Stopped at the Green Line

There are two cardinal founding truths of the State of Israel. First, with or without the exact contours of the 1947 UN partition plan, Israel was going to be a state like no other. Its establishment opposed by everybody else in its neighbourhood, Israel would need a miracle to come into being, survive the inevitable hostilities, and then continue to exist. Second, the founders of Israel envisioned, after Theodor Herzl himself, a secular, modern state reclaimed from the desert by hardworking people, with little time for religion. Zionism, as fathered by Herzl and as it existed till the Six-Day War of 1967, was a socialist-lite ideology that rejected not only the patience of the Haredim (ultra-Orthodox) to wait for the messiah to come and deliver unto them Israel but also the Haredim itself. And the more extreme of the Haredim didn't accept Israel.

When 99.8 per cent of Tuesday's votes had been counted, one half of Israelis were pleasantly surprised to see an acknowledgement of the two founding truths. They had been reconciling themselves to the inevitability of losing their country to the troublesome fringe — the ultra-Orthodox, the West Bank settlers, and the religious and ultra-right parties. They were disappointed with Binyamin Netanyahu, not because as prime minister he was worse than his predecessors, but because he moved into the tight embrace of his religious and ultra-right allies, sealed with his Likud's merger with former foreign minister Avigdor Lieberman's Yisrael Beiteinu (Israel, Our Home) for the electoral list.

Likud, founded in the 1970s as a coalition of smaller rightwing outfits, was born of the exasperation with the Labour elite and its Ashkenazi establishment, which had ruled Israel since 1948, first as Mapai (which formed Labour in 1968 with two other parties), and then as the Labour Alignment. When Menachem Begin became PM in 1977, Revisionist (rightwing but still secular) Zionism had its first taste of power, and Israel took its first step in moving away from the narrative of the leftwing Kibbutzniks who had built it to the rightwing and religious settlers, who were inching towards the Cave of the Patriarchs in Hebron. The 2013 election was the first, however, in which the settlers expected to assume power directly through their poster-boy, Naftali Bennett, whose ultra-nationalist HaBayit HaYehudi (The Jewish Home) — uncompromising on not allowing a Palestinian state and on crossing the Green Line — was predicted to finish second, making the software tycoon indispensable for Netanyahu, and a senior minister.

During the lacklustre campaign, however, Bennett had become Bibi's biggest challenge. Even as the international media was lamenting the implosion of Israel's left and centre, the far right storm was pulling Bibi into its vortex. The only schadenfreude his foes felt was how Bibi's years of pandering to the religious and rightwing fringe had come home to roost. But when the results came, it was TV celebrity-turned-politician Yair Lapid's centre-left Yesh Atid (There is a Future) that usurped Bennett's presumed place, capitalising on the civic protests of 2011. Lapid has been equally uncompromising on scrapping the law exempting ultra-Orthodox men from military service and on withdrawal from the West Bank.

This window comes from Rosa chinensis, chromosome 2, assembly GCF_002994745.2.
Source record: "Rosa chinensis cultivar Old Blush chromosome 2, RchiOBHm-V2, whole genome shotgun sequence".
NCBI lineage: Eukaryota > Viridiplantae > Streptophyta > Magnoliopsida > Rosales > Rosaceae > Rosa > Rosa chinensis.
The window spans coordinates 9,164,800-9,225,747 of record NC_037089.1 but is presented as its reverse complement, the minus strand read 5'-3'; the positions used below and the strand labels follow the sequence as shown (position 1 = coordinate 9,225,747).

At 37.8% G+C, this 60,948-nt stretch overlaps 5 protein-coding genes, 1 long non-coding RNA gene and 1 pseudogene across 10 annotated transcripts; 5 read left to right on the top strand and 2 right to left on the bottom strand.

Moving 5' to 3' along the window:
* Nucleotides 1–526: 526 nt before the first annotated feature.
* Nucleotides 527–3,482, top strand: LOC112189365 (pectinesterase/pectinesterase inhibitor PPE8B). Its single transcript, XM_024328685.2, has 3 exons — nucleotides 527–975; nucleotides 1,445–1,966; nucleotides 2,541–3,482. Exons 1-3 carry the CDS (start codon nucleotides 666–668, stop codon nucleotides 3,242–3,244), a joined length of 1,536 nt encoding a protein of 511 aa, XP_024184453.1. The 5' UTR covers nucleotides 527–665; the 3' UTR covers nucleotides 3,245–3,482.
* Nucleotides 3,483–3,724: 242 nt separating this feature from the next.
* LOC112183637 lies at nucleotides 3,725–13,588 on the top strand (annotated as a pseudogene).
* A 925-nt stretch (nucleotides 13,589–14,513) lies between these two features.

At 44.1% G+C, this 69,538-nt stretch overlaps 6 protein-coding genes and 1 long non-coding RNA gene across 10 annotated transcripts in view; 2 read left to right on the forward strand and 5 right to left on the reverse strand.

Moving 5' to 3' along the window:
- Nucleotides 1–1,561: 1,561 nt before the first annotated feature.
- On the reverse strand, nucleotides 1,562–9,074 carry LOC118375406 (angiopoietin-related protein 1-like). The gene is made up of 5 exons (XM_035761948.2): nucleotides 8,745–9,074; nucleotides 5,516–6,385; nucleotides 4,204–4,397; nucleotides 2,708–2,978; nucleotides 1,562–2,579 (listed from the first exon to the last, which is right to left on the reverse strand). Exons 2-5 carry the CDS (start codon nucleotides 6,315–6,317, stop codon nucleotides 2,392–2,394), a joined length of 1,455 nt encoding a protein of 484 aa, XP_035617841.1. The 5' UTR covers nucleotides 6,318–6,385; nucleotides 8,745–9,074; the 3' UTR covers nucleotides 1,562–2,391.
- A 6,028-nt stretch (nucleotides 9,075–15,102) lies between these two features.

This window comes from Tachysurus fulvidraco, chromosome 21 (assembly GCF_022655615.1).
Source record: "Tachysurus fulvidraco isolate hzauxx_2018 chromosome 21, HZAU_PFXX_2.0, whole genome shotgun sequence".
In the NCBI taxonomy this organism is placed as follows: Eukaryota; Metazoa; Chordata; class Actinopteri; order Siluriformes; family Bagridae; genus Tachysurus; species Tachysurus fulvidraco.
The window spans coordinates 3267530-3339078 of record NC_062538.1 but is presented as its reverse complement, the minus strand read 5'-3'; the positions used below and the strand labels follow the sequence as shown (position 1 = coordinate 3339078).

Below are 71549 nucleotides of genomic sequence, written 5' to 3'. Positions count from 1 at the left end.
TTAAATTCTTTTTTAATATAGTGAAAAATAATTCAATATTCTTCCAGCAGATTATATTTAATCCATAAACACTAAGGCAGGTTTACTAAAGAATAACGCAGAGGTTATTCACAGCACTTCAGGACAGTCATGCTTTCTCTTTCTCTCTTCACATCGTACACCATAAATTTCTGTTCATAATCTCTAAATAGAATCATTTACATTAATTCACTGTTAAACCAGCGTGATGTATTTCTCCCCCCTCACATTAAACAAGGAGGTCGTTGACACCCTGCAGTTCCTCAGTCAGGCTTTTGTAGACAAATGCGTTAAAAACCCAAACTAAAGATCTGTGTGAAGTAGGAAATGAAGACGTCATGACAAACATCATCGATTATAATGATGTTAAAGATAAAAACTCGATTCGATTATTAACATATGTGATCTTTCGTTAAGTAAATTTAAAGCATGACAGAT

What Lapid does over the next few days as kingmaker — Netanyahu has 28 (plus 14 ) days, assuming he's the one President Shimon Peres calls, to stitch together a coalition — will bring closure to Tuesday's vote. He is likely to join government to dismantle from within the religious-rightist hijack of the national agenda. But what's the price Bibi is willing to pay? If Lapid doesn't climb down, Bibi will have to discard his old allies and ask Tzipi Livni's Hatnua (The Movement) and Labour to join him. But Labour chief Shelly Yachimovich has ruled out working with him. If Lapid doesn't compromise, Bennett is not making it to government. But without Lapid, Bibi will be locked in a rough 60-60 stalemate with the left in the Knesset.

So a new centrist coalition is riding piggy-back on Lapid. In a post-Arab Spring neighbourhood, with the Palestinians gaining UN non-member observer status, the message to Bibi is this: return to the negotiating table, curb religious interference in civic life and focus on the economy, which registered its lowest growth since 2009. It's only one half of Israel saying so, but it's the half that had almost lost its voice at a time when longstanding popular support for the two-state roadmap had begun to thin.

Meanwhile, peaceniks should chew on this: of the major wars involving Israel, four (1948, 1956, 1967, 1973) were overseen by Mapai/ Labour, two (2006, 2008-09) by Kadima and one (1982) by Likud. The Camp David Accords (1978), which began the peace process, were signed by Begin, whose son Benny, was omitted from the Likud electoral list for being a moderate. "Peace" is not a lazy hawk-versus-dove dichotomy. Tuesday's vote will at least ensure the rhetoric hereafter is toned down inside Israel. If Zionism and religion could meet, it isn't impossible for Bibi to work with his foes. Because, next time, he may not make it at all.

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